Orc provides uniform access to computational services, including distributed communication and data manipulation, through sites. Using four simple concurrency primitives, the programmer orchestrates the invocation of sites to achieve a goal, while managing timeouts, priorities, and failures.
(mask sculpted by Cornel Zueger).]]
An orc (also spelled as ork, orch, or yrch) is a fictional humanoid creature that is part of a fantasy race akin to goblins.
While the overall concept of orcs draws on a variety of pre-existing mythology, the main conception of the creatures stems from the fantasy writings of J. R. R. Tolkien, in particular The Lord of the Rings. In Tolkien's works, orcs are a brutish, aggressive, repulsive and generally malevolent species, existing in stark contrast with the benevolent Elvish race (from which their own ancestors were developed and corrupted) and generally pressed into the service of an evil power. Tolkien's concept of orcs has subsequently been adapted and imported into other works of fantasy fiction as well as into fantasy role-playing and strategy games (such as Dungeons & Dragons, Warhammer, and Warcraft), broadening the recognition of the creatures in popular culture.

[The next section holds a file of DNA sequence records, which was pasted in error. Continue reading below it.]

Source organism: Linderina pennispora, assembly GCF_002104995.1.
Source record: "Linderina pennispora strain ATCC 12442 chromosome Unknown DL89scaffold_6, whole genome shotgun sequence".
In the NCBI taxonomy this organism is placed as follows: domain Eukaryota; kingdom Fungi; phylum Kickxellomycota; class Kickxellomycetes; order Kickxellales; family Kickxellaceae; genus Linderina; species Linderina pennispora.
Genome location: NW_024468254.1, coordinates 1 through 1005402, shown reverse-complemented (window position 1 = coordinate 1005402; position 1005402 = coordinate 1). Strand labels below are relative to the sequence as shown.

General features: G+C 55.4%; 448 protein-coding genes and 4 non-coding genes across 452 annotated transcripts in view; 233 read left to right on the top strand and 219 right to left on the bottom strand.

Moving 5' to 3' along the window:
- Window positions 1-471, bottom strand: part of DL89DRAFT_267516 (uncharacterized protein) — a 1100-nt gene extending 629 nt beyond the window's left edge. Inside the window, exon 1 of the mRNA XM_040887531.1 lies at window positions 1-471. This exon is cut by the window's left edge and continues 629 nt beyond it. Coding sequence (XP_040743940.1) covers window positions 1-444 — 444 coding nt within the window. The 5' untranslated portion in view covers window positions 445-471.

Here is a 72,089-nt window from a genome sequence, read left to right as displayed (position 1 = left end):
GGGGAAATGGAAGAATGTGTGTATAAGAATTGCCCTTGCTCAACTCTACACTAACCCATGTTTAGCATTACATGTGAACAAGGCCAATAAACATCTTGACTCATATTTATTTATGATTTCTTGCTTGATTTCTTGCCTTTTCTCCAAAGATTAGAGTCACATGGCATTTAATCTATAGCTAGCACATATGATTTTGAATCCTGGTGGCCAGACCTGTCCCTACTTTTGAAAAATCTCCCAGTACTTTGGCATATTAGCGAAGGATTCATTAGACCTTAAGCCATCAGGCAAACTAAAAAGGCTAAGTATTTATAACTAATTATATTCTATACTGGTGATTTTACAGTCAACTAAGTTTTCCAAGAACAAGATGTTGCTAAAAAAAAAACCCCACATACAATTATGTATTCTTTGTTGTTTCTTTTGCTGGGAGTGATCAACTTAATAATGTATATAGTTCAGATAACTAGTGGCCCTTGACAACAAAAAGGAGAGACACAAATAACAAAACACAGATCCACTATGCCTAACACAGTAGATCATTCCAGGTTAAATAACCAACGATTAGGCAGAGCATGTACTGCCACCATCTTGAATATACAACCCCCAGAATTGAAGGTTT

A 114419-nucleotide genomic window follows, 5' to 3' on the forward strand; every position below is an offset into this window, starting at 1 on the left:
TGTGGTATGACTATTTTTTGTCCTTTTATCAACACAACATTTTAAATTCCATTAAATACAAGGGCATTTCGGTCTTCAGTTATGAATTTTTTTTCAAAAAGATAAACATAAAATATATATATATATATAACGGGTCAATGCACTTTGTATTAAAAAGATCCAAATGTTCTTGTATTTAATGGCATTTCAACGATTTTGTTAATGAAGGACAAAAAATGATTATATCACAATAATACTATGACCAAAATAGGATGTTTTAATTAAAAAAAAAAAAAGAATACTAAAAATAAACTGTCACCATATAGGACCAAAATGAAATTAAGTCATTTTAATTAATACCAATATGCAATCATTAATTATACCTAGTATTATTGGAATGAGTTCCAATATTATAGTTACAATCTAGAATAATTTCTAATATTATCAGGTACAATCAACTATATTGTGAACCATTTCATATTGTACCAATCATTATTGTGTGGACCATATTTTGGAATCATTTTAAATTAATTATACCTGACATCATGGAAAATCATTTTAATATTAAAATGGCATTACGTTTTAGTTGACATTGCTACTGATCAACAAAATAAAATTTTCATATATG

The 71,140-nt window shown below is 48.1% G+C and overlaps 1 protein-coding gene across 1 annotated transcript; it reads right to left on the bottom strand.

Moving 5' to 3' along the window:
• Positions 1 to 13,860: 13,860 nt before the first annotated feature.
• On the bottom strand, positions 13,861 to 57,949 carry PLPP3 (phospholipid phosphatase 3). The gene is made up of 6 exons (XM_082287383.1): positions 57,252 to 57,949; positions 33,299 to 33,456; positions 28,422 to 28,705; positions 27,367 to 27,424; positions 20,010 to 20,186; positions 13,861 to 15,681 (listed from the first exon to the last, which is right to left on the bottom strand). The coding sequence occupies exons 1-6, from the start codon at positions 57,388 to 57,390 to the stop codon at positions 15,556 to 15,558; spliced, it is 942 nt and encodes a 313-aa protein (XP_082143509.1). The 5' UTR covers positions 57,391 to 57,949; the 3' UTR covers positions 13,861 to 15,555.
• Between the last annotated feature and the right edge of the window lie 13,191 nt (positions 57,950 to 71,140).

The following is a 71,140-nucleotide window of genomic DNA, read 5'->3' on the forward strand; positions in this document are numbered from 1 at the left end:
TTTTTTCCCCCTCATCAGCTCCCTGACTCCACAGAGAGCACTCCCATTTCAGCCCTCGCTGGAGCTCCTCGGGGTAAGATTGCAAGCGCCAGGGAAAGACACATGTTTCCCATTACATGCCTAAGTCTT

Earlier references to creatures etymologically or conceptually similar to orcs can be found in Old English and Anglo-Saxon sources; including Beowulf and 16th-century Italian folk tales, in particular those of Giambattista Basile.
The Collaborative International Dictionary
orc \orc\ ([^o]rk), n. [L. orca, a kind of whale: cf. F. orque.]
An island salt and bare, The haunt of seals, and orcs, and sea-mews' clang.
--Milton (Par. Lost xi. 835).
(Mythology) A mythical monster of varying descriptions; an ogre.
Goblins, hobgoblins, and orcs of the worst description.